Since we've paid for the privilege of being beta testers so Skylum can "improve" Luminar as they go, I don't see why they can't issue the DAM update under the same conditions. At least that would give us something to work with while the software is being fixed.

    Just sayin'.

  • Avatar
    Sherwood Botsford

    Steve -

    I think Tom was referring  to my software recs request in my link.  In this link I give a fairly detailed view of my wishlist for photo management software.  This list has gone through several iterations as I've tried things and found more missing features, and participated in other forums discussing DAMs.

     

    Tom -

    I don't think I'm being unreasonable.  In Aperture right now I've got fast enough keywording, and some support for hierarchical controlled vocabulary.  Editing is good:  I can change the spelling of a keyword and have it apply to all uses of that keyword.  No support for synonyms, or keyword parents. Search in Aperture is excellent.  Import/export isn't complete.

    No package, AFAIK supports any real form of versioning.

    Aperture is 'good enough' to use.  However it is no longer supported, and I can't upgrade my Mac to High Sierra without losing my access.

    Aperture is only a middle of the road editor, but 95% of my edits take under a minute:  Crop, tweak levels, sharpen.

     

    I am surprised that no DAM implements version tracking

  • Avatar
    K.G. Wuensch

    @Steve, if the DAM isn't right from the word "go" then you'll have invested a lot of time and effort into organizing your images with a tool that doesn't work right. That's very costly, so the DAM must be the last component to be delivered, before that the image editing core must be rock solid. That means the RAW development core must function reliably and consistently cross platform and that includes no nasty surprises like the automatic noise reduction that currently can't be influenced and it also means a functioning color management. Without color management they need not bother releasing a DAM...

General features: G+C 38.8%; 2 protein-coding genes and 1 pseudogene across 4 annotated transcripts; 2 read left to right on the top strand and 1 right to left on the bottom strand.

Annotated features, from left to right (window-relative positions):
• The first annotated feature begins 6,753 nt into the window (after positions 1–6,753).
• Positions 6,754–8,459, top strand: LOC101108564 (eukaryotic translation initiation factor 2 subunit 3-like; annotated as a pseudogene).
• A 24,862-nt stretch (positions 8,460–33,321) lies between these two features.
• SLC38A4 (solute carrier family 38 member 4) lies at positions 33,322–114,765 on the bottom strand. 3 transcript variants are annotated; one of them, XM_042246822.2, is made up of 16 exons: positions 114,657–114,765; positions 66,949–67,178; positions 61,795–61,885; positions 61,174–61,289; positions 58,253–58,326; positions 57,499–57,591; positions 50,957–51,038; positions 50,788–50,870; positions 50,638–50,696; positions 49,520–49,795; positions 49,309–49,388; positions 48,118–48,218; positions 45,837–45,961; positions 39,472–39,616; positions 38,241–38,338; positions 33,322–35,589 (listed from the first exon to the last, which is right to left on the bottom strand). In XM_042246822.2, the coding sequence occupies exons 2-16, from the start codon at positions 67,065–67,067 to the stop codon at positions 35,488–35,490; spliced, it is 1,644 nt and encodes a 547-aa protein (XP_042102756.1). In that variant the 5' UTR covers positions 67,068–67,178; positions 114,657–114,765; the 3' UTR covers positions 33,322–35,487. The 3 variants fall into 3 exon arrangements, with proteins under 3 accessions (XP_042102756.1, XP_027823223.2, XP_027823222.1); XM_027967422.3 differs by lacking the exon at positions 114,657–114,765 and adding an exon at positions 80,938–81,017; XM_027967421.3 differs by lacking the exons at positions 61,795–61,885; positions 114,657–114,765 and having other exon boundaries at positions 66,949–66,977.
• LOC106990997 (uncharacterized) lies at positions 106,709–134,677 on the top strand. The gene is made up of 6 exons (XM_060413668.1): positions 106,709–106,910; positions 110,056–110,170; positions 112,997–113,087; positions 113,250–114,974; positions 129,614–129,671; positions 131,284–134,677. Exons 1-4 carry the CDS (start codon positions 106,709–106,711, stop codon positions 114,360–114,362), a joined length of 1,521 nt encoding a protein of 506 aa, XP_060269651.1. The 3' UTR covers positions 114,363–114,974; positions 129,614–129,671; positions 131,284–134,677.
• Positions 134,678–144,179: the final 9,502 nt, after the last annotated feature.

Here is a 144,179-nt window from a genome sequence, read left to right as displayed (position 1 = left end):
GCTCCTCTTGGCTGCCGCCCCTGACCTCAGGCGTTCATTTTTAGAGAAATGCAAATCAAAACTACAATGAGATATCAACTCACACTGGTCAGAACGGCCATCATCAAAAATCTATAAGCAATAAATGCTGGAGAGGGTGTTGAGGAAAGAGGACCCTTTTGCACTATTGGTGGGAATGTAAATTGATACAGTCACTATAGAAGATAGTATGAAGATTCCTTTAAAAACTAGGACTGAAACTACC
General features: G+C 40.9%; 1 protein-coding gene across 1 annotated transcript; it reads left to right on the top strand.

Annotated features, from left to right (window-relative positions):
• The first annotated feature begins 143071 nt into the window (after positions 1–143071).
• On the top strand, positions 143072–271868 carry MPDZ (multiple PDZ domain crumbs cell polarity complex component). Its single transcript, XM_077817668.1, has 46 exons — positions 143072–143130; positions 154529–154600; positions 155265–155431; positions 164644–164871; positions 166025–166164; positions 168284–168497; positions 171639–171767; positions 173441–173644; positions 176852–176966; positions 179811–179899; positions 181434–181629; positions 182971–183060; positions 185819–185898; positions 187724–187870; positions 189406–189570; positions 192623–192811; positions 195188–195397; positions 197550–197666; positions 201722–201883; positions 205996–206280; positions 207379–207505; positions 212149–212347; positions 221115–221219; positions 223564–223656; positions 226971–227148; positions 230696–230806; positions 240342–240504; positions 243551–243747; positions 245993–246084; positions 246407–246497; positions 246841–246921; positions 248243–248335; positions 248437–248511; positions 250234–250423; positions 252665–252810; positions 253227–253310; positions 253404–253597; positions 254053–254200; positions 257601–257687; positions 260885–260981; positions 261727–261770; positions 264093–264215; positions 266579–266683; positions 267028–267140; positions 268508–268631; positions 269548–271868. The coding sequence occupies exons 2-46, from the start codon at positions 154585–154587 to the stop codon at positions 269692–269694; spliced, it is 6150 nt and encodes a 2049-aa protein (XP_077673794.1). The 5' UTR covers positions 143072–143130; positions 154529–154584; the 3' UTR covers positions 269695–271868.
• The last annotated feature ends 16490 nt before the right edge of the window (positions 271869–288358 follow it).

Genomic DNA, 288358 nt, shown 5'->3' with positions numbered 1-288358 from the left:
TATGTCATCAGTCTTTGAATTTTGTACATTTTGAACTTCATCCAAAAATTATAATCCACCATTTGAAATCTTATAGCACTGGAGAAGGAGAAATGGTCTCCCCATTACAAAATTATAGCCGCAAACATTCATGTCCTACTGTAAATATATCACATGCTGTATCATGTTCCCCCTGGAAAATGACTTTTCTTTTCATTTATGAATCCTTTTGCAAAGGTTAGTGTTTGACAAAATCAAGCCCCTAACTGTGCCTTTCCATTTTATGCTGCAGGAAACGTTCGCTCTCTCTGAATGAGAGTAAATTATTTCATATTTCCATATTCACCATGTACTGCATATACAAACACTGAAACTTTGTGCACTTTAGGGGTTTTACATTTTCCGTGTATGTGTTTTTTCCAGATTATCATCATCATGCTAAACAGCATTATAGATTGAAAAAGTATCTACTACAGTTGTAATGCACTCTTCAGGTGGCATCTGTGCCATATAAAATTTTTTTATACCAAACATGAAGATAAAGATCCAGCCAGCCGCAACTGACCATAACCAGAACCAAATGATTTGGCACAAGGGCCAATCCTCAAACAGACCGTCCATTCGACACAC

• Avatar
    Sherwood Botsford

    @K.G.

     

    Wrong.  The only thing the DAM has to get right is data integrity, data portability and data editing.  

     

    Data integrity is a matter of database design.  Not trivial, but not rocket science.  For a new application, having a journaled entry system so that you could revert changes would be useful.

    Data portability is a matter of adhering to standards.  If you can write it to an xml standard format file without reinventing the wheel, you have portability.

    Data editing is where user time comes in.  There should be multiple ways to do this.  And this aspect is where developers can be creative.